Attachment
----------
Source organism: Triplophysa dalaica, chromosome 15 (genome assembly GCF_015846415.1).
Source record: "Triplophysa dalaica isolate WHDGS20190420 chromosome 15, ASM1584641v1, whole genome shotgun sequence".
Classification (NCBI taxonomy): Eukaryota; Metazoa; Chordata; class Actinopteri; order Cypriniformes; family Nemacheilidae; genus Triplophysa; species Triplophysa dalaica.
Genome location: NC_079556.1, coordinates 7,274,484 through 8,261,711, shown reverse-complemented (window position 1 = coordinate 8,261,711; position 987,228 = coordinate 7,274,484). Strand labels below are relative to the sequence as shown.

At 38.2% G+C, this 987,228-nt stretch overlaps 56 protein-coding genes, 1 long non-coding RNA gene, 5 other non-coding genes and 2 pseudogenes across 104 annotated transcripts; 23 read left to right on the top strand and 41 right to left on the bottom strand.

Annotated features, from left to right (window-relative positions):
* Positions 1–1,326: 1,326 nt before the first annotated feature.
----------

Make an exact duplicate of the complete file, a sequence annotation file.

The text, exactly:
Source organism: Triplophysa dalaica, chromosome 15 (genome assembly GCF_015846415.1).
Source record: "Triplophysa dalaica isolate WHDGS20190420 chromosome 15, ASM1584641v1, whole genome shotgun sequence".
Classification (NCBI taxonomy): Eukaryota; Metazoa; Chordata; class Actinopteri; order Cypriniformes; family Nemacheilidae; genus Triplophysa; species Triplophysa dalaica.
Genome location: NC_079556.1, coordinates 7,274,484 through 8,261,711, shown reverse-complemented (window position 1 = coordinate 8,261,711; position 987,228 = coordinate 7,274,484). Strand labels below are relative to the sequence as shown.

At 38.2% G+C, this 987,228-nt stretch overlaps 56 protein-coding genes, 1 long non-coding RNA gene, 5 other non-coding genes and 2 pseudogenes across 104 annotated transcripts; 23 read left to right on the top strand and 41 right to left on the bottom strand.

Annotated features, from left to right (window-relative positions):
* Positions 1–1,326: 1,326 nt before the first annotated feature.